J.S. Bach: St John Passion TERI NOEL TOWE (Numbers in brackets refer to corresponding numbers in the discography) The history of theSt John Passion is more complex than that of Bach's other surviving setting of the Passion story, the St Matthew Passion (qv). First performed in 1724, three years before the first version of the Matthew, this direct and deceptively 'simple' oratorio wassubjected toa revision the followingyear that resulted in the substitution of newchoruses for the opening and concluding ones, and the insertion of three alternate arias in the body of the work. All of the music for this first revision survives. Intheearly 1730s,Bachreturned, inessence, tothe 1724 sequence, butwith a few modifications. In the intervening years, the 'new' opening chorus, 'O Mensch, bewein' dein Siindegross', becametheconcluding chorus of Part One of the St Matthew Passion, and thus was no longer available for use in the St John. Furthermore, ecclesiastical authorities in Leipzig had evidently objected to Bach's insertion of two intensely dramatic sequences from the Gospel according to St Matthew into the St John Passion (hereinafter SJP)9 and he removed them. Bach provided no replacement for the first of these excised interpolations, thepassage describing Peter's remorseat hisdenialof Christ; but for the second, the earthquake episode after the Crucifixion, he substituted an instrumental sinfonia that has not come down to us. The aria that he wrote to replace 'Ach mein Sinn' in this third form of the SJP has also not been preserved. Finally, this third version did not have the chorale that follows the concluding chorus in the first version. In the very last years of his life, Bach returned to the SJP and confirmed the sequence of the original version, restoring both the final chorale and the interpolations from the Gospel according to StMatthew that he had omitted from the third version. On Good Friday 1749, Bach gave a performance of the SJP that turned out to be the last performance of a Passion setting that he himself directed, for the following year he was unwell and he died on 28 July. This last performance was indeed a grand one; it called for a larger ensemble than he had used in previous productions, and it must have been a worthy valedictory to this important facet of Bach's musical life. This 10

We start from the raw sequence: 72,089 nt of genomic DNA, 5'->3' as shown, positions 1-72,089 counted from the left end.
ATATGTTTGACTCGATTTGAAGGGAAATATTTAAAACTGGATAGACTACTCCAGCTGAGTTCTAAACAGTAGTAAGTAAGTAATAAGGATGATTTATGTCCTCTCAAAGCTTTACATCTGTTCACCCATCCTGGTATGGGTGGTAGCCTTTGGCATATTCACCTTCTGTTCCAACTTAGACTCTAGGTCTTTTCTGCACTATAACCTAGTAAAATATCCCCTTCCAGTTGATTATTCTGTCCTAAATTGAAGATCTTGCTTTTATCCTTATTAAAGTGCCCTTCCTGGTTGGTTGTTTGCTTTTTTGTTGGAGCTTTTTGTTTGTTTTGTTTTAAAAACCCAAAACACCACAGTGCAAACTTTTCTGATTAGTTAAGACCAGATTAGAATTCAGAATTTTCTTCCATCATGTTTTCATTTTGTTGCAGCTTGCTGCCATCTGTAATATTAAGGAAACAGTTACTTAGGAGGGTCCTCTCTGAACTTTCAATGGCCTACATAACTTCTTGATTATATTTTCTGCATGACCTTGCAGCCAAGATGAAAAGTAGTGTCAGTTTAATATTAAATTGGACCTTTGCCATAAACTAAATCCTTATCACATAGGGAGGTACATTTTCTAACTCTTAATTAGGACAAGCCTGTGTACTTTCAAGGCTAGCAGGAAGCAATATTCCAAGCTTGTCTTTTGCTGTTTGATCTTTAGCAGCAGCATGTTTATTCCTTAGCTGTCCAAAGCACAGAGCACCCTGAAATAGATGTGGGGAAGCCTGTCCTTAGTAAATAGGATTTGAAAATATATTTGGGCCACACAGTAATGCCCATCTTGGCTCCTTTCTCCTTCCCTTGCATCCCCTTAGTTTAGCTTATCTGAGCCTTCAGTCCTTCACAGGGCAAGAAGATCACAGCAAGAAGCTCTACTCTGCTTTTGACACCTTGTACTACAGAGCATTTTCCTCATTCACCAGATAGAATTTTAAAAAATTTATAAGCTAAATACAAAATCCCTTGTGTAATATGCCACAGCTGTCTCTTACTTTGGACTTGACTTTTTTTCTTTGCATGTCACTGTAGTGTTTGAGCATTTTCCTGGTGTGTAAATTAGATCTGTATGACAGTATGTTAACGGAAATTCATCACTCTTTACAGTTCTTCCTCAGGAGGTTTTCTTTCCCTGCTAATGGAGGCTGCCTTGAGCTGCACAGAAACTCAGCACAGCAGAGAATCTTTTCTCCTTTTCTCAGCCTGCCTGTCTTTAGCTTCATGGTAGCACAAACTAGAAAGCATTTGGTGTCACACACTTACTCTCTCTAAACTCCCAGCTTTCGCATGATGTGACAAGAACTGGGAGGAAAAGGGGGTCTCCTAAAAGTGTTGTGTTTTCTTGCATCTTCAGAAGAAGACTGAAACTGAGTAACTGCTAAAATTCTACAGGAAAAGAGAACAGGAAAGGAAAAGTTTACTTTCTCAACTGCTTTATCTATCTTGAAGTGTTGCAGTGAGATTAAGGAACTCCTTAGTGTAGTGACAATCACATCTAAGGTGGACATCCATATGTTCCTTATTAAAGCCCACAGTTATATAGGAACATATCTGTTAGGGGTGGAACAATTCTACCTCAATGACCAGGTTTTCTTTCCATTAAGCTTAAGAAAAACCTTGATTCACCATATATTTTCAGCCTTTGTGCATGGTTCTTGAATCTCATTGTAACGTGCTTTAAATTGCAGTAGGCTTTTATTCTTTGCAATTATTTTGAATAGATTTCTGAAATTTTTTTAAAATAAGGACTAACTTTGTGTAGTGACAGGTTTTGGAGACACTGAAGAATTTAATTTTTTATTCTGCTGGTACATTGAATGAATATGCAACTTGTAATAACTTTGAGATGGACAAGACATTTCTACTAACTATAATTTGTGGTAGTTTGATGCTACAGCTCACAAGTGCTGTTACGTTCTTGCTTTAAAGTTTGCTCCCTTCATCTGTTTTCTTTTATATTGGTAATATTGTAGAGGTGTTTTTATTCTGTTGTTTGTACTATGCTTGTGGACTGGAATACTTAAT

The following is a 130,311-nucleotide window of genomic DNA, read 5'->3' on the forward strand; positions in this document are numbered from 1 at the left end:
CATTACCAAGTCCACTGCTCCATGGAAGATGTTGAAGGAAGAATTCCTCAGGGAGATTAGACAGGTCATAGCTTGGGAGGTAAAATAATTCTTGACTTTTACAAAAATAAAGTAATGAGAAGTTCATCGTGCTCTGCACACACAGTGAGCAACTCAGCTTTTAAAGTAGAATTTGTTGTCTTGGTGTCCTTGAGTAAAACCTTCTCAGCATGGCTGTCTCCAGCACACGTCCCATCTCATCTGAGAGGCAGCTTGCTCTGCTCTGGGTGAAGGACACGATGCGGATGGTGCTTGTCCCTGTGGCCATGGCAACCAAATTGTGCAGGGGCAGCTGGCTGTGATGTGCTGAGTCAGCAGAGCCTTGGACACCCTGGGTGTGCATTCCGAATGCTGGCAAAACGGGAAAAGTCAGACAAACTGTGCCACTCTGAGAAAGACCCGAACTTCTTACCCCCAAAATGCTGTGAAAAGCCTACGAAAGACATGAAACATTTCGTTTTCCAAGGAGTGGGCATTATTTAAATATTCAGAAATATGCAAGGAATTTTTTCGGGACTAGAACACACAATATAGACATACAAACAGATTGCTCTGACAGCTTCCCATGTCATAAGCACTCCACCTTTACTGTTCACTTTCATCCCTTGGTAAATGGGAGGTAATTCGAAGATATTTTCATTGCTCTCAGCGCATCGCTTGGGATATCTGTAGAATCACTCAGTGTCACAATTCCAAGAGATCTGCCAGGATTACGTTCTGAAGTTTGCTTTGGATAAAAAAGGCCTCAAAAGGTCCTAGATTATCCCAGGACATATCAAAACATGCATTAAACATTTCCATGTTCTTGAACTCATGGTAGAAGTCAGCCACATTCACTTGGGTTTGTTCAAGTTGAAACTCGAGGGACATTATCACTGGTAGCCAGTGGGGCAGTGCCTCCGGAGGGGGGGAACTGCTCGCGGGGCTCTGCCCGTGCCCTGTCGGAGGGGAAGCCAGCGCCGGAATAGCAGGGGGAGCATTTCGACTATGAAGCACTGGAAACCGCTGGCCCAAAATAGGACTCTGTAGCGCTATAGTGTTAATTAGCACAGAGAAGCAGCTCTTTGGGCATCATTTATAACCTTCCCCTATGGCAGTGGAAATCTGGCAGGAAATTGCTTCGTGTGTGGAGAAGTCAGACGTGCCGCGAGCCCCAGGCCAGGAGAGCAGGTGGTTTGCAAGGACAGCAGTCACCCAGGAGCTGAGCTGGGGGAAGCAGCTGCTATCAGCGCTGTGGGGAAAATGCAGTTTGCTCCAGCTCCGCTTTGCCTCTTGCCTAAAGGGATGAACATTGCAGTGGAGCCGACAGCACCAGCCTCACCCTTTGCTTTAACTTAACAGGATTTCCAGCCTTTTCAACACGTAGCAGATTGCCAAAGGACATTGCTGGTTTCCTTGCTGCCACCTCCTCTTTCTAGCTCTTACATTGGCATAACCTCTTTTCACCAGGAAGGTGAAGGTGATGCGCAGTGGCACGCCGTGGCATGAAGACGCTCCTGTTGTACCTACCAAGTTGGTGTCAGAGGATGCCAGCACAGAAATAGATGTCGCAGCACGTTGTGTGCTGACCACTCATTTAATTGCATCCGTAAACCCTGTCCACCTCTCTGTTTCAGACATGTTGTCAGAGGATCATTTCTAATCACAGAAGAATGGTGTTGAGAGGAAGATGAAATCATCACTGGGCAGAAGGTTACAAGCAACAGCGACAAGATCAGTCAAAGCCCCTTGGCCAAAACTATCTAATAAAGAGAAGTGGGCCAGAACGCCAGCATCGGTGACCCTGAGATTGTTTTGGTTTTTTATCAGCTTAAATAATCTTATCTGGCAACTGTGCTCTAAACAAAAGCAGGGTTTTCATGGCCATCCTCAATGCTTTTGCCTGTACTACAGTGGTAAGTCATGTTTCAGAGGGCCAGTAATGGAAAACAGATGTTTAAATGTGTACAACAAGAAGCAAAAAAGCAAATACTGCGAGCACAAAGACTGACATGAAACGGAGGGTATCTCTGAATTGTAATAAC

J. S Bach: St John Passion 'final' versioncontainsapuzzlingdoubling continuopart for 'bassonogrosso'; what kind of an instrument Bach intended this part to be played on is still a subject of controversy and uncertainty among Bach scholars. Of greater significance, however, at least to thosewhoareinterested in recordings of the SJP, is Bach's reinstrumentation of thearioso 'Betrachte meineSeel' and the following aria, 'Erwage'. During the twenty-five yearsthat had elapsed since the premiere performance, the lute, which Bach specifically calls for as a continuo instrument in the arioso, had become a very rare bird indeed, and thetwoviole d'amoreappear to havebeenunavailable, too.Accordingly, Bach rescored these numbers for two muted violins and harpsichord. One of the many oddities involving theSJP onrecords istheinfrequency with which one encounters the revised version of these numbers. Since the first complete recordings, the early version calling for the 'obsolete' instruments has been the one preferred by all and sundry. The SJP was one of the first major compositions by Bach to be revived in theyears following Mendelssohn's seminal performance of theStMatthew Passion on Good Friday, 1829. The first 'modern' performance of the SJP was givenby theSingakademie inBerlin 1833;the first American performance took placein 1888, inBethlehem, Pennsylvania, under thebaton of Dr J. Fred Wolle, whotwelveyearslater inaugurated theannual Bethlehem BachFestival with the first completeperformance of theB Minor MassintheUnited States and perhaps only the second complete performance anywhere. Of the three major choral works of Sebastian Bach, the SJP was the last to be accorded a complete recording. During the 78era, precious little from this magnificent setting of the Passion story was available to the record collector. This sad state of affairs seems, at least in part, to have been a byproduct of thecommon perception of thework as 'inferior' totheStMatthew Passion in some intangible and indescribable way. It is, therefore, something of an irony todiscover that among thehandful of excerpts that wereavailable on 78s was a disc devoted to the first of the three alternative ariasthat Bachcomposed for thesecond, 1725,version of thework. Sung by the querulous Jacques Bastard, who is accompanied bythe members of the original Ars Rediviva Ensemble, which made a number of important pioneer recordings of the baroque repertory, this performance of 'Himmel, reise', BWV 245a, is,understandably, something of a collector's item, if only because of its novelty and scarcity (DA 4933). This performance, however, is one of only two on record in which the chorale cantusfirmus is intoned correctly by a solo soprano, rather than the soprano section of the choir. Little else wasavailable to those interested in the work. In the early 1930s, French Columbia published four twelve-inch sides that contain abridged versions of theopening and concluding choruses, one 'turba' chorus, and two chorales(Fr.Col.D15015/6).Performed inFrenchbythe300-member Chorus and Orchestra of the Brussels Royal Conservatory under the direction of the 11